"Here are the rocks, layers over layers, monuments of solitary tenacity that comfort the hearts of men."
(Dino Campana, Canti Orfici)
The territory of the National Park is characterized by a rather homogeneous geological structure on the Romagna side (Romagnola Succession - Marnoso-Arenacea formation) and more diversified in the Tuscan side (Successione Toscana - Scaglia Toscana, Sandstones of Monte Falterona and Marne di Vicchio).
However, all the rocky outcrops that we encounter, as well as any peculiar shapes in the landscape, preserve a testimony of the Earth's past. Along the paths and roads of the Park geology is revealed in many places: layers that barely glimpse in the forests or emerge clearly along the barest ridges, waterfalls that run for tens of metres smoothing the rocks, landslides that open tears in the slopes, up to the massive and solitary cliff of La Verna, where rocks that are very resistant to erosion are supported by clay rocks.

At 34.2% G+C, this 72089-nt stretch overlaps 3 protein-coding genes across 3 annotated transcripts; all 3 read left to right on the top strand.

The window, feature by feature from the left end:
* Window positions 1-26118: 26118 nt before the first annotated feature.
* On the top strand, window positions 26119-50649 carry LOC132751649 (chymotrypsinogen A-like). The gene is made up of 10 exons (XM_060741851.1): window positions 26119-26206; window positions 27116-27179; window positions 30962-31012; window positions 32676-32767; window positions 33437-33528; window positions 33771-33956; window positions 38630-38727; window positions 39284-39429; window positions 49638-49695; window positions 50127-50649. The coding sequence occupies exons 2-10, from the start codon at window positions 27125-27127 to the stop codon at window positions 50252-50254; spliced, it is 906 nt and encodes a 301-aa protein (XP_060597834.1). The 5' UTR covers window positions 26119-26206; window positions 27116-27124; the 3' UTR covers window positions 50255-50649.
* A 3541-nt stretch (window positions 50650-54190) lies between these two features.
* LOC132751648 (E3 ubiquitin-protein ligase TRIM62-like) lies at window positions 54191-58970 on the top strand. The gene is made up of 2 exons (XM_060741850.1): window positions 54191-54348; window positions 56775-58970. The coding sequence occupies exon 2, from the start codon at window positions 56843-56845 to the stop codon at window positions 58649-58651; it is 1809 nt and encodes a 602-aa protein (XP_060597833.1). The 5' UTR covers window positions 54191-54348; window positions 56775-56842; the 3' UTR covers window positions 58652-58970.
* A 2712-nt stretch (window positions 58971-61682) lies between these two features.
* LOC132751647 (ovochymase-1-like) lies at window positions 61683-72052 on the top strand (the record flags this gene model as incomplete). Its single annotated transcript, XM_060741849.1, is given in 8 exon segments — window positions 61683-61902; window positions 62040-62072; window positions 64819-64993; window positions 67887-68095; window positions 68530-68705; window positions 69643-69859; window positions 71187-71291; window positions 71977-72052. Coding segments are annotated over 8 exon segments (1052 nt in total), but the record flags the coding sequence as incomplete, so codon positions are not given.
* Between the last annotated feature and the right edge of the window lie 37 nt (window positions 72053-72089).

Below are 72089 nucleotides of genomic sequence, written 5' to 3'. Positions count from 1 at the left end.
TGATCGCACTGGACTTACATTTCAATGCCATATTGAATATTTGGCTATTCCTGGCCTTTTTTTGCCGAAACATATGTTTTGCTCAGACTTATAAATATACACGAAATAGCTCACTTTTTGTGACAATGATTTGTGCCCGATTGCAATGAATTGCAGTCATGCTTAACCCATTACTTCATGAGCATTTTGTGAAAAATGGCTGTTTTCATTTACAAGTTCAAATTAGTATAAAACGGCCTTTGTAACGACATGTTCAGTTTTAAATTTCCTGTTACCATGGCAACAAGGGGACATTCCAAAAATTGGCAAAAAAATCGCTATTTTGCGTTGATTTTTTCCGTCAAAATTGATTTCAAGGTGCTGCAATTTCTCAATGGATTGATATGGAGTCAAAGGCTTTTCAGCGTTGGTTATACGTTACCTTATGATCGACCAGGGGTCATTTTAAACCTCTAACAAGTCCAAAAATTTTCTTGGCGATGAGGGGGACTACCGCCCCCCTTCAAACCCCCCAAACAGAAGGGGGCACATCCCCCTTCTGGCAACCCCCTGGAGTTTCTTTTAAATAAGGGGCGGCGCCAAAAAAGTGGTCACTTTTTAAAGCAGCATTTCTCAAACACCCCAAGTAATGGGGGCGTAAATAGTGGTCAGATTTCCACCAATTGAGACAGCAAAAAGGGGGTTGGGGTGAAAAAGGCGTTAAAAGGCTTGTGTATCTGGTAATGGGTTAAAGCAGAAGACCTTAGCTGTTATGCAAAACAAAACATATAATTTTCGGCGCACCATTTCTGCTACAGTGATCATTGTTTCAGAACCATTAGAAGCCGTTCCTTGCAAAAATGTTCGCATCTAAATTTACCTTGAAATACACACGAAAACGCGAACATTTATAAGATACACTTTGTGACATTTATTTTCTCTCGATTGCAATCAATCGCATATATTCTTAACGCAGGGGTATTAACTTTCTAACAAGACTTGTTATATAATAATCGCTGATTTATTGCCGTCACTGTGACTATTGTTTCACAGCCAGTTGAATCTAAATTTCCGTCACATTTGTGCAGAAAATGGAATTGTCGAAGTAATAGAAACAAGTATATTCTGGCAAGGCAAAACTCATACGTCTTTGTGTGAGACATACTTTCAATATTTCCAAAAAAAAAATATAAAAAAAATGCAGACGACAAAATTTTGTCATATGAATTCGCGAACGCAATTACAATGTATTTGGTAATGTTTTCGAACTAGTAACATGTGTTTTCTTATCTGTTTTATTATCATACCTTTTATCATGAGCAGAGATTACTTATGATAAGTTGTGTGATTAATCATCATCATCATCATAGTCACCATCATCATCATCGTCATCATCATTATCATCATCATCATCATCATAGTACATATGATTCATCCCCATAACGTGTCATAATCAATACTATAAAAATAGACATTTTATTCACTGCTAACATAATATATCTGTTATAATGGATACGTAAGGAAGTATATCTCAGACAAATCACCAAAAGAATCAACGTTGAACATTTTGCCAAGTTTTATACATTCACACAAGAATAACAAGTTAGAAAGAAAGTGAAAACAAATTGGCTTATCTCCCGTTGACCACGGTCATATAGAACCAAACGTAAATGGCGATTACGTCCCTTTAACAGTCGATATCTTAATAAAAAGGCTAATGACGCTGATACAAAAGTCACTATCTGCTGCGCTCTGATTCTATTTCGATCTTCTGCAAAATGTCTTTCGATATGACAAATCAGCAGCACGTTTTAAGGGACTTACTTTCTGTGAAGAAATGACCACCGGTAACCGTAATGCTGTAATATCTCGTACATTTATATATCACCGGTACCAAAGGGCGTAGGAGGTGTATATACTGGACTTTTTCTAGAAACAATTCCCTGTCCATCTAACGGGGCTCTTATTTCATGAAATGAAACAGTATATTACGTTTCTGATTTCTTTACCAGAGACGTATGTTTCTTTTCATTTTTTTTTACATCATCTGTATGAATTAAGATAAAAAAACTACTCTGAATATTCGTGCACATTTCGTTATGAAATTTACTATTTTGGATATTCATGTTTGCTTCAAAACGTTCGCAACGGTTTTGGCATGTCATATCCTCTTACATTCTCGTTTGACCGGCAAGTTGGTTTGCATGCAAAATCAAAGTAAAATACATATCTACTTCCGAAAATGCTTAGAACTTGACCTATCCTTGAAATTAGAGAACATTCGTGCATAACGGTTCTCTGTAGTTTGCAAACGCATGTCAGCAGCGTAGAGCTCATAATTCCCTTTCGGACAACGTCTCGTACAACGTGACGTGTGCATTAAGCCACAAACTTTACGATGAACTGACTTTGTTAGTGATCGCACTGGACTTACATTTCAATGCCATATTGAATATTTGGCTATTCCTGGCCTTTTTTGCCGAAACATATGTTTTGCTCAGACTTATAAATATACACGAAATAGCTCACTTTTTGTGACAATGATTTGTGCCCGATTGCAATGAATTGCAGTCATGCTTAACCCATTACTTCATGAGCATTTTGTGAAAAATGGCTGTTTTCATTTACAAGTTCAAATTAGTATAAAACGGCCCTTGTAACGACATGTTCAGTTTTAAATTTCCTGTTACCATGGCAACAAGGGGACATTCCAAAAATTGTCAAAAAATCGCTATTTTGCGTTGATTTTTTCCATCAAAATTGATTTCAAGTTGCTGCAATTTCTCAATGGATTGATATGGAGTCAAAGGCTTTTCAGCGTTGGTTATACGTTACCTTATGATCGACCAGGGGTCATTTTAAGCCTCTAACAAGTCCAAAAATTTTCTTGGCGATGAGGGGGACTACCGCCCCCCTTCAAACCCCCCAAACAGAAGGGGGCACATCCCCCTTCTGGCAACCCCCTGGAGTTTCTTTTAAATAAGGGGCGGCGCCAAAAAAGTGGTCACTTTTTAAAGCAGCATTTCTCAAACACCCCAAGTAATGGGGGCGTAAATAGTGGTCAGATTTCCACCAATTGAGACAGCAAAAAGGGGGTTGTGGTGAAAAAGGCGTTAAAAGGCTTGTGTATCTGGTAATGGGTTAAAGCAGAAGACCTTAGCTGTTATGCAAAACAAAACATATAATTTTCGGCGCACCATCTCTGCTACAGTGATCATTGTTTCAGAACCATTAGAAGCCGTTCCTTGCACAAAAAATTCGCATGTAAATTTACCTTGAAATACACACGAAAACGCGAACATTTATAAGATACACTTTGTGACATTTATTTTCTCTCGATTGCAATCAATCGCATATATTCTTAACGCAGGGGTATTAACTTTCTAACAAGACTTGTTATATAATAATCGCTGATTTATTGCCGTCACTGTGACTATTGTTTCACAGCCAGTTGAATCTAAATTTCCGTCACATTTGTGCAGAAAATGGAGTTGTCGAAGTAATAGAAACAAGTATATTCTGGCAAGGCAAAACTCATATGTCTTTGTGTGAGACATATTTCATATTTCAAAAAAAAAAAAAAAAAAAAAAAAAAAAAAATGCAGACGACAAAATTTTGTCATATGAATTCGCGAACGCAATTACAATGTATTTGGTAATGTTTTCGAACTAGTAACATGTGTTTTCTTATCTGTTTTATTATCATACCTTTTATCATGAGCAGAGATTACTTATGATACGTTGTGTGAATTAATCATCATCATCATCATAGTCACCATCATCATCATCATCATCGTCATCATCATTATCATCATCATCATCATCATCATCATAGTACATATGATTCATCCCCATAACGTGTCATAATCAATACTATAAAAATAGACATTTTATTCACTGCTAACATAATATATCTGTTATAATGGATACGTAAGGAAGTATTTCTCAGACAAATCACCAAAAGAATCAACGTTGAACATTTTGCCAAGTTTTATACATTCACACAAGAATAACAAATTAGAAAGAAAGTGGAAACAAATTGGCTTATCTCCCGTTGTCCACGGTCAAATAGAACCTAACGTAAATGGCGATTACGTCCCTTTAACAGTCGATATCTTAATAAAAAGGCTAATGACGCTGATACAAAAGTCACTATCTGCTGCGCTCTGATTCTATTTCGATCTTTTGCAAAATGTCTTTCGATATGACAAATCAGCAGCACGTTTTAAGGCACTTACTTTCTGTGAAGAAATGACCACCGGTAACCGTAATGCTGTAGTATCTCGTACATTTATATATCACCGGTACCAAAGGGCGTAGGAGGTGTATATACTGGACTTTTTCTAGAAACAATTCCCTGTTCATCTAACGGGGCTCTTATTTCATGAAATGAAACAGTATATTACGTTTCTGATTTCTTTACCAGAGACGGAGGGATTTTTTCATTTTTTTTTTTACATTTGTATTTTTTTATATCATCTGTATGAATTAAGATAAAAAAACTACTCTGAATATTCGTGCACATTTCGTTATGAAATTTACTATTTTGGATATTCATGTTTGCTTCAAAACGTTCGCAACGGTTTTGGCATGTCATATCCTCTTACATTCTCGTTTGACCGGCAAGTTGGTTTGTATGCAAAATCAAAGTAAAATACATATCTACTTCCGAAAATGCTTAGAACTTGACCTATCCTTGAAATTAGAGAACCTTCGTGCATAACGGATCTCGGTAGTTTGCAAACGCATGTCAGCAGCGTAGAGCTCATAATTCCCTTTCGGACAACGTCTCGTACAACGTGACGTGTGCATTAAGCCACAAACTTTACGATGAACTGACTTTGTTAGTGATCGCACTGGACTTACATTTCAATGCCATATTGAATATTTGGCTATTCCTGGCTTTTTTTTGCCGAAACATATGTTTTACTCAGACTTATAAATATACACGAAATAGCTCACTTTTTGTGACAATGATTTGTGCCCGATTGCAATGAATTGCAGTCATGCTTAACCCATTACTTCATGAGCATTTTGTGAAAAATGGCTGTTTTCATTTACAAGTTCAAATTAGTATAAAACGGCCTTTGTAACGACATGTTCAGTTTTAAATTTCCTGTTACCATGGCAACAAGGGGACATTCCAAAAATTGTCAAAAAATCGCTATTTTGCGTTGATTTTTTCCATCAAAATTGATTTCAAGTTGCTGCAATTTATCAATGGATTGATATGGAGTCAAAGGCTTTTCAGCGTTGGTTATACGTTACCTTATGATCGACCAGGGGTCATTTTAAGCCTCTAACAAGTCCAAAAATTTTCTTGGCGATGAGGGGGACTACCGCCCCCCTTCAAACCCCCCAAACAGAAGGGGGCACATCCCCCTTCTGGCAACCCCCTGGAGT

In 1997-98, thanks to a scholarship, a census was carried out of the Park geosites, i.e. geological or geomorphological emergence of scientific, environmental, and landscape value. Thanks to this work, updated in the following years by the Geological, Seismic, and Soil Service of the Emilia Romagna Region, 86 sites have been identified, 60 of which are located within the Park boundaries: natural cavities, cliffs with drip water, sunny outcrops embellished by the presence of cliff flora, but also waterfalls and stagnations of water, which deserve forms of protection as places of reproduction for animal and plant species of conservation interest.
Here are some of the most interesting geosites of the Park: